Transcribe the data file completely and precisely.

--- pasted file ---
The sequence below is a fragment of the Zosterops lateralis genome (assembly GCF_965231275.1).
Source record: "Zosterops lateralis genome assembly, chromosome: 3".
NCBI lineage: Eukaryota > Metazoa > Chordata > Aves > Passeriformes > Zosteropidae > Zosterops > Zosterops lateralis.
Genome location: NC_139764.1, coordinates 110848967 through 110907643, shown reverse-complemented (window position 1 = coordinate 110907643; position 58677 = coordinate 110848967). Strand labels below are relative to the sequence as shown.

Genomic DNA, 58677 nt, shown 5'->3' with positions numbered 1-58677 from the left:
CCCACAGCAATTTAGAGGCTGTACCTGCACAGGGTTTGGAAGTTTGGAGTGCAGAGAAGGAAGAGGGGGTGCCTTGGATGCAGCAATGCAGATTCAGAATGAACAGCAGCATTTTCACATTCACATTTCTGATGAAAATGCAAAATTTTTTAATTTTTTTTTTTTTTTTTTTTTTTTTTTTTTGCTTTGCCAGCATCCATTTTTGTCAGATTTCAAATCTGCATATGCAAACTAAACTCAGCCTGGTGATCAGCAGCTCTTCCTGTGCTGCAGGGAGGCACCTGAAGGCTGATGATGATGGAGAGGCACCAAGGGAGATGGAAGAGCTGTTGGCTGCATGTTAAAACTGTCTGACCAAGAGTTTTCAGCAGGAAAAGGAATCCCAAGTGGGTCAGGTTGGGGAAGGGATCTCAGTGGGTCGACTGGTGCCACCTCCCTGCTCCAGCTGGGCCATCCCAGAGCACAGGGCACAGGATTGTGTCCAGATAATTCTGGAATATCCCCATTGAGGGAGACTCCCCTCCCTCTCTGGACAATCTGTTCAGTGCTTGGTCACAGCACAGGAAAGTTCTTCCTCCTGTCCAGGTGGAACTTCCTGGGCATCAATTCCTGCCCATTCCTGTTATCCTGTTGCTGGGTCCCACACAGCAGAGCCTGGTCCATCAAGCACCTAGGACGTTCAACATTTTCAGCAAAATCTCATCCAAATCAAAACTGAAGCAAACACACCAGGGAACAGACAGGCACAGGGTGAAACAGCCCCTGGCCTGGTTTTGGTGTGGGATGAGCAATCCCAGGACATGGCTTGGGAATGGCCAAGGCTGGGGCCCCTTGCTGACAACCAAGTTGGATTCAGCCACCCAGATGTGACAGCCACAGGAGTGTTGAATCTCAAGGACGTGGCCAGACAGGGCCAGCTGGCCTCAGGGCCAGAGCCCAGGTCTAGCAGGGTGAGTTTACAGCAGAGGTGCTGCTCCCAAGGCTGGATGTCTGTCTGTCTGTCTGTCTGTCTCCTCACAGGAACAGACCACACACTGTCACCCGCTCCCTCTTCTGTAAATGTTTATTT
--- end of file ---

The sequence below is a fragment of the Zosterops lateralis genome (assembly GCF_965231275.1).
Source record: "Zosterops lateralis genome assembly, chromosome: 3".
NCBI lineage: Eukaryota > Metazoa > Chordata > Aves > Passeriformes > Zosteropidae > Zosterops > Zosterops lateralis.
Genome location: NC_139764.1, coordinates 110848967 through 110907643, shown reverse-complemented (window position 1 = coordinate 110907643; position 58677 = coordinate 110848967). Strand labels below are relative to the sequence as shown.

Genomic DNA, 58677 nt, shown 5'->3' with positions numbered 1-58677 from the left:
CCCACAGCAATTTAGAGGCTGTACCTGCACAGGGTTTGGAAGTTTGGAGTGCAGAGAAGGAAGAGGGGGTGCCTTGGATGCAGCAATGCAGATTCAGAATGAACAGCAGCATTTTCACATTCACATTTCTGATGAAAATGCAAAATTTTTTAATTTTTTTTTTTTTTTTTTTTTTTTTTTTTTGCTTTGCCAGCATCCATTTTTGTCAGATTTCAAATCTGCATATGCAAACTAAACTCAGCCTGGTGATCAGCAGCTCTTCCTGTGCTGCAGGGAGGCACCTGAAGGCTGATGATGATGGAGAGGCACCAAGGGAGATGGAAGAGCTGTTGGCTGCATGTTAAAACTGTCTGACCAAGAGTTTTCAGCAGGAAAAGGAATCCCAAGTGGGTCAGGTTGGGGAAGGGATCTCAGTGGGTCGACTGGTGCCACCTCCCTGCTCCAGCTGGGCCATCCCAGAGCACAGGGCACAGGATTGTGTCCAGATAATTCTGGAATATCCCCATTGAGGGAGACTCCCCTCCCTCTCTGGACAATCTGTTCAGTGCTTGGTCACAGCACAGGAAAGTTCTTCCTCCTGTCCAGGTGGAACTTCCTGGGCATCAATTCCTGCCCATTCCTGTTATCCTGTTGCTGGGTCCCACACAGCAGAGCCTGGTCCATCAAGCACCTAGGACGTTCAACATTTTCAGCAAAATCTCATCCAAATCAAAACTGAAGCAAACACACCAGGGAACAGACAGGCACAGGGTGAAACAGCCCCTGGCCTGGTTTTGGTGTGGGATGAGCAATCCCAGGACATGGCTTGGGAATGGCCAAGGCTGGGGCCCCTTGCTGACAACCAAGTTGGATTCAGCCACCCAGATGTGACAGCCACAGGAGTGTTGAATCTCAAGGACGTGGCCAGACAGGGCCAGCTGGCCTCAGGGCCAGAGCCCAGGTCTAGCAGGGTGAGTTTACAGCAGAGGTGCTGCTCCCAAGGCTGGATGTCTGTCTGTCTGTCTGTCTGTCTCCTCACAGGAACAGACCACACACTGTCACCCGCTCCCTCTTCTGTAAATGTTTATTT